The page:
AWKWAFINA There is a genuine urge for audiences to want an industry that represents their life. That’s why I’m very positive about the direction that we’re going in. I don’t think that having people of different cultures or women will be a trend because I think that it’s what people want. We’re changing as a society.
DERN And if I may add to that, I think it’s because money matters and they’re making money.
NYONG’O And the audience is louder. Now with social media, you can no longer just be in your little boardroom and say what the audiences are looking for. That was the folly — “Black films don’t sell. Oh, nobody wants to see a Latina do a comedy.”
DERN Or like, “Women movies don’t make money.”
It’s been about two years since #MeToo and Time’s Up swept the industry. What kind of changes are you seeing now?
ZELLWEGER I hear the conversations and I’ve been in professional partnerships with men who make different choices now, even if it’s just to be clear about what their intentions are.
LOPEZ They’re definitely more careful now.
ZELLWEGER Yeah, they keep the door open. Or I had one gentleman say, “I don’t meet with women alone. I always make sure that there’s somebody else in here because I don’t want anything to be misconstrued or misunderstood and I want her to be comfortable.” So you see that there are different choices being made.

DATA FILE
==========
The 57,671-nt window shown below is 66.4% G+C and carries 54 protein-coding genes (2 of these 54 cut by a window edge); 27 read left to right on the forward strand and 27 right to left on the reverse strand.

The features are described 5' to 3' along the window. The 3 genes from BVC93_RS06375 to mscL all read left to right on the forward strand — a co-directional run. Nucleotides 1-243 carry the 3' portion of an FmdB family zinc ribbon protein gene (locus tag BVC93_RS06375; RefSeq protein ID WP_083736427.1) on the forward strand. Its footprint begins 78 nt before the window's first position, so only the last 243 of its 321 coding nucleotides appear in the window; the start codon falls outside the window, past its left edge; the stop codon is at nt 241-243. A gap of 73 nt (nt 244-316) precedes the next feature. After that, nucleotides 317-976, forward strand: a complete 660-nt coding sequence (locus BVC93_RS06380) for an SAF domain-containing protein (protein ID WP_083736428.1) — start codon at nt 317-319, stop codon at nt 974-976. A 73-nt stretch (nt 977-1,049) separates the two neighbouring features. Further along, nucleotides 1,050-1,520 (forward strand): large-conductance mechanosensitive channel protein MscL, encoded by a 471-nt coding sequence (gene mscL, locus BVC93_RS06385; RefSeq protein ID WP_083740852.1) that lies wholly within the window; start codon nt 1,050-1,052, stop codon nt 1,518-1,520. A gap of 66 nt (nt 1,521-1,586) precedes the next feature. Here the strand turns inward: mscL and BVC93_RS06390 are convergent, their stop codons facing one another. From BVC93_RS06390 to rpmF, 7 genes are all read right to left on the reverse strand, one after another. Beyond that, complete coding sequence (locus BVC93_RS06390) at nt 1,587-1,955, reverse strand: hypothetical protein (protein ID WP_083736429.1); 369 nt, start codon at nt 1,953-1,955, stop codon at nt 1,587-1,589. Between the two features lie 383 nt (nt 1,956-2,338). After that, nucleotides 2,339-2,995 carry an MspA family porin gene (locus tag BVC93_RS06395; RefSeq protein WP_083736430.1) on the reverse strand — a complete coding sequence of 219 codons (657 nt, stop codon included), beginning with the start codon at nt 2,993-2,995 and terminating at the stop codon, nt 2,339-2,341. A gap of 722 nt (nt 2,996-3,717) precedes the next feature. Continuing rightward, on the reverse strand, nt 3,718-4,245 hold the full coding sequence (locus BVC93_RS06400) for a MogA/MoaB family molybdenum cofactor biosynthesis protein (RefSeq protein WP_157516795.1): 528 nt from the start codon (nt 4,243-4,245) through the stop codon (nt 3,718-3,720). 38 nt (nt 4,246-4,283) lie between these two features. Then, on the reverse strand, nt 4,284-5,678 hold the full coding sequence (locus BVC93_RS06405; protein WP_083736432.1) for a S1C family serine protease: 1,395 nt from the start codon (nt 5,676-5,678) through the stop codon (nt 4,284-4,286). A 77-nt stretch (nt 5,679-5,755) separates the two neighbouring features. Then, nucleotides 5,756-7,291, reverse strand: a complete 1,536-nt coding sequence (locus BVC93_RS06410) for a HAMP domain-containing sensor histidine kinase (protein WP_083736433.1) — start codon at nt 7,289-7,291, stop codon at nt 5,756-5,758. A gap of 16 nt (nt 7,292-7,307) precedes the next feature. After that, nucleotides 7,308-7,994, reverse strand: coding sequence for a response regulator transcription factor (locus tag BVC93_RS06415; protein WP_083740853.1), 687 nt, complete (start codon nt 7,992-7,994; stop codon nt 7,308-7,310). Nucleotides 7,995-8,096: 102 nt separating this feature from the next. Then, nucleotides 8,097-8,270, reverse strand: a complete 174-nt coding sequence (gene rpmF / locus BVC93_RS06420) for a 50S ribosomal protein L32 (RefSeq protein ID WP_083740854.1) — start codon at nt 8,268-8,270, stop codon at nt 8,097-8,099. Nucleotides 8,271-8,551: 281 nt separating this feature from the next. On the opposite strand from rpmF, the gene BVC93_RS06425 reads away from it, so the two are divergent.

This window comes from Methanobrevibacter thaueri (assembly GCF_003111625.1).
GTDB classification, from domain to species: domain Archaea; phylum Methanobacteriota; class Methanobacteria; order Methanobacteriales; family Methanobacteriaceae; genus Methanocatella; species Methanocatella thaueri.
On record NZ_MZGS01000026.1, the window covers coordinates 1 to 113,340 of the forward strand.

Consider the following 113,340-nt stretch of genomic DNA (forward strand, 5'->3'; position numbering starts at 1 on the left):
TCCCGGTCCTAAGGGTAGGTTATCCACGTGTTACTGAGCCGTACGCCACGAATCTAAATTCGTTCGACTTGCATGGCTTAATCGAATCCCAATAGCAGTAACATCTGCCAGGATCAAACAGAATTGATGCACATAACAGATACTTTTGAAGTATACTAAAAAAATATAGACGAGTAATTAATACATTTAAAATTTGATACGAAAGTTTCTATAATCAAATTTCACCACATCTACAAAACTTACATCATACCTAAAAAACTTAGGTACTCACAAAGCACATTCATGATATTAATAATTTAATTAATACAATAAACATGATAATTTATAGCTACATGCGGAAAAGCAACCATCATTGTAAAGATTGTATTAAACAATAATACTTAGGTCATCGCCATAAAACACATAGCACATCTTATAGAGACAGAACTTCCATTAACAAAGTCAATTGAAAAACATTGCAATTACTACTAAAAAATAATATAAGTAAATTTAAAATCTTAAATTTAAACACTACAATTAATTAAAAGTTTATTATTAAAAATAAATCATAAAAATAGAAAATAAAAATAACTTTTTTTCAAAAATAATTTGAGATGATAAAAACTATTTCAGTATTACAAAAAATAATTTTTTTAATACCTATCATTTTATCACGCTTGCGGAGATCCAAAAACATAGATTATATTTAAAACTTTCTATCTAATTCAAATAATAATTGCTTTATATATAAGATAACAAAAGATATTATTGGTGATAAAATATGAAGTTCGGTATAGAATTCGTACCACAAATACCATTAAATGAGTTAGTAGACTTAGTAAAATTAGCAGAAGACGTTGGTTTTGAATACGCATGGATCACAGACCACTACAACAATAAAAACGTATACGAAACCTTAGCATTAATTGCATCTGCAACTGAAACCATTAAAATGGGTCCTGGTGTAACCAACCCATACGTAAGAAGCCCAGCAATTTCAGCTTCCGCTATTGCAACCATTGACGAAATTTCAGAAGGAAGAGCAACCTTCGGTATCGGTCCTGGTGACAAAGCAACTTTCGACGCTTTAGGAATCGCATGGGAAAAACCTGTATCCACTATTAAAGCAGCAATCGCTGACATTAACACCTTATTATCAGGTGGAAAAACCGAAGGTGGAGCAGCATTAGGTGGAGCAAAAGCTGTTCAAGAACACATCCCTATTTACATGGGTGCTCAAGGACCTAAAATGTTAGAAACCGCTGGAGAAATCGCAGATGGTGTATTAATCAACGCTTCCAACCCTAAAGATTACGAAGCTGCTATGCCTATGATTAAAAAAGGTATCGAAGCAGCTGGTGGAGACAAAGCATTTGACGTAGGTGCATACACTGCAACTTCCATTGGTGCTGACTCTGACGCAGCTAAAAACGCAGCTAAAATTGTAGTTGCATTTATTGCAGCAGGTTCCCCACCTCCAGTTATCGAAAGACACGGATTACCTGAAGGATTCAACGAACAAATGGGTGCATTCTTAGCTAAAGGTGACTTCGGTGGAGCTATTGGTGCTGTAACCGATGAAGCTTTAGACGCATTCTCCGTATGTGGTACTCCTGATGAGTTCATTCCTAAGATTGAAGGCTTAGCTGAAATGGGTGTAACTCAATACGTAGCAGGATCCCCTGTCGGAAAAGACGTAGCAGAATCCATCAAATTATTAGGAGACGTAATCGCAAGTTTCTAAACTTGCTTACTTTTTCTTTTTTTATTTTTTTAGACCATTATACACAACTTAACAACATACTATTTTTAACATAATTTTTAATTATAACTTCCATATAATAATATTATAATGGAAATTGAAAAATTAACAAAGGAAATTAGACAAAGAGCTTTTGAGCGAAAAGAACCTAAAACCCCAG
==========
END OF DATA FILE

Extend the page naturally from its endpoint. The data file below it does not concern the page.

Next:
LOPEZ We’ve stood up and said, “Hey, we don’t want this to be going on and it’s been going on a long time and it’s enough.” On a more positive note, we have movies like Hustlers and Little Women and all these other movies where there’s women at the forefront, and we’re producing and we’re directing, we’re writing it, we’re editing it.
AWKWAFINA That’s always very interesting to me when I hear that because when I first started, the first two directors I worked with were women. And when I hear about the industry that existed — that this was really rare — it’s mind-blowing for me. I can’t imagine not working with a woman at the helm of a project, like at all.
Do you feel the culture around nudity and sex scenes in films has changed in the way it’s discussed now? And how has that impacted the choices that you make as actresses?